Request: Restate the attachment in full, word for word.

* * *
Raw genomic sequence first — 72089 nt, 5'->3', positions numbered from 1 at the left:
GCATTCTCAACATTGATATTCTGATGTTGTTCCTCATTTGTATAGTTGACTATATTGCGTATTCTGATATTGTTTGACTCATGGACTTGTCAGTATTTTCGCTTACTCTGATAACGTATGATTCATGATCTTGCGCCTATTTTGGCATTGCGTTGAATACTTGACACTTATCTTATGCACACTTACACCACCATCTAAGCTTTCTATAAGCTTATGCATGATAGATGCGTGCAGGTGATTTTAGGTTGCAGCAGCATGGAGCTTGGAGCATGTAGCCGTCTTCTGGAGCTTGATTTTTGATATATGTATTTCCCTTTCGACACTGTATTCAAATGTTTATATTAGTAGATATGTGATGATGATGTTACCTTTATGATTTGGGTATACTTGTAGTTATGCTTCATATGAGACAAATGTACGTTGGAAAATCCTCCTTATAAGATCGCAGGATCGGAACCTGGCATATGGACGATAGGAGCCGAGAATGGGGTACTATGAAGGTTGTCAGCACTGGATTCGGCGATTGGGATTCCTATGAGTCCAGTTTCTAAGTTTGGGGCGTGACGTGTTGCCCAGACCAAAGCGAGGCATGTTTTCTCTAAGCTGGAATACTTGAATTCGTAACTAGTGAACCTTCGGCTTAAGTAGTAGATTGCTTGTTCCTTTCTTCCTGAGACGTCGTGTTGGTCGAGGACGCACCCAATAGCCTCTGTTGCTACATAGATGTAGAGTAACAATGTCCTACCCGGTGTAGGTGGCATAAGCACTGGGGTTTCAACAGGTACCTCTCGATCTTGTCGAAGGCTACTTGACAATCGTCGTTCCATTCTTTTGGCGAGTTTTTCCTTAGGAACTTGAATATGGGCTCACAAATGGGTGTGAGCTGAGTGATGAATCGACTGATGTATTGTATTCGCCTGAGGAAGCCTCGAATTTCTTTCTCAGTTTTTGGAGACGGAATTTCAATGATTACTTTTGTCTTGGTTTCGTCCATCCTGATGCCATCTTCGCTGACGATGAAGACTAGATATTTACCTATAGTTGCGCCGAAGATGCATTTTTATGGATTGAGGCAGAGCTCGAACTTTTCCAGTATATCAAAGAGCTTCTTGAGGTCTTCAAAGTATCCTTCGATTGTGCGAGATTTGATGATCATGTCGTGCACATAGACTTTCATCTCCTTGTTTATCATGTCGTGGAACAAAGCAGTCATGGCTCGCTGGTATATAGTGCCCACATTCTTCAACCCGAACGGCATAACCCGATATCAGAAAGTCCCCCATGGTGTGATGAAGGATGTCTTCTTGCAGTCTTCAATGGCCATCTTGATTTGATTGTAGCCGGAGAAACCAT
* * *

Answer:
Raw genomic sequence first — 72089 nt, 5'->3', positions numbered from 1 at the left:
GCATTCTCAACATTGATATTCTGATGTTGTTCCTCATTTGTATAGTTGACTATATTGCGTATTCTGATATTGTTTGACTCATGGACTTGTCAGTATTTTCGCTTACTCTGATAACGTATGATTCATGATCTTGCGCCTATTTTGGCATTGCGTTGAATACTTGACACTTATCTTATGCACACTTACACCACCATCTAAGCTTTCTATAAGCTTATGCATGATAGATGCGTGCAGGTGATTTTAGGTTGCAGCAGCATGGAGCTTGGAGCATGTAGCCGTCTTCTGGAGCTTGATTTTTGATATATGTATTTCCCTTTCGACACTGTATTCAAATGTTTATATTAGTAGATATGTGATGATGATGTTACCTTTATGATTTGGGTATACTTGTAGTTATGCTTCATATGAGACAAATGTACGTTGGAAAATCCTCCTTATAAGATCGCAGGATCGGAACCTGGCATATGGACGATAGGAGCCGAGAATGGGGTACTATGAAGGTTGTCAGCACTGGATTCGGCGATTGGGATTCCTATGAGTCCAGTTTCTAAGTTTGGGGCGTGACGTGTTGCCCAGACCAAAGCGAGGCATGTTTTCTCTAAGCTGGAATACTTGAATTCGTAACTAGTGAACCTTCGGCTTAAGTAGTAGATTGCTTGTTCCTTTCTTCCTGAGACGTCGTGTTGGTCGAGGACGCACCCAATAGCCTCTGTTGCTACATAGATGTAGAGTAACAATGTCCTACCCGGTGTAGGTGGCATAAGCACTGGGGTTTCAACAGGTACCTCTCGATCTTGTCGAAGGCTACTTGACAATCGTCGTTCCATTCTTTTGGCGAGTTTTTCCTTAGGAACTTGAATATGGGCTCACAAATGGGTGTGAGCTGAGTGATGAATCGACTGATGTATTGTATTCGCCTGAGGAAGCCTCGAATTTCTTTCTCAGTTTTTGGAGACGGAATTTCAATGATTACTTTTGTCTTGGTTTCGTCCATCCTGATGCCATCTTCGCTGACGATGAAGACTAGATATTTACCTATAGTTGCGCCGAAGATGCATTTTTATGGATTGAGGCAGAGCTCGAACTTTTCCAGTATATCAAAGAGCTTCTTGAGGTCTTCAAAGTATCCTTCGATTGTGCGAGATTTGATGATCATGTCGTGCACATAGACTTTCATCTCCTTGTTTATCATGTCGTGGAACAAAGCAGTCATGGCTCGCTGGTATATAGTGCCCACATTCTTCAACCCGAACGGCATAACCCGATATCAGAAAGTCCCCCATGGTGTGATGAAGGATGTCTTCTTGCAGTCTTCAATGGCCATCTTGATTTGATTGTAGCCGGAGAAACCAT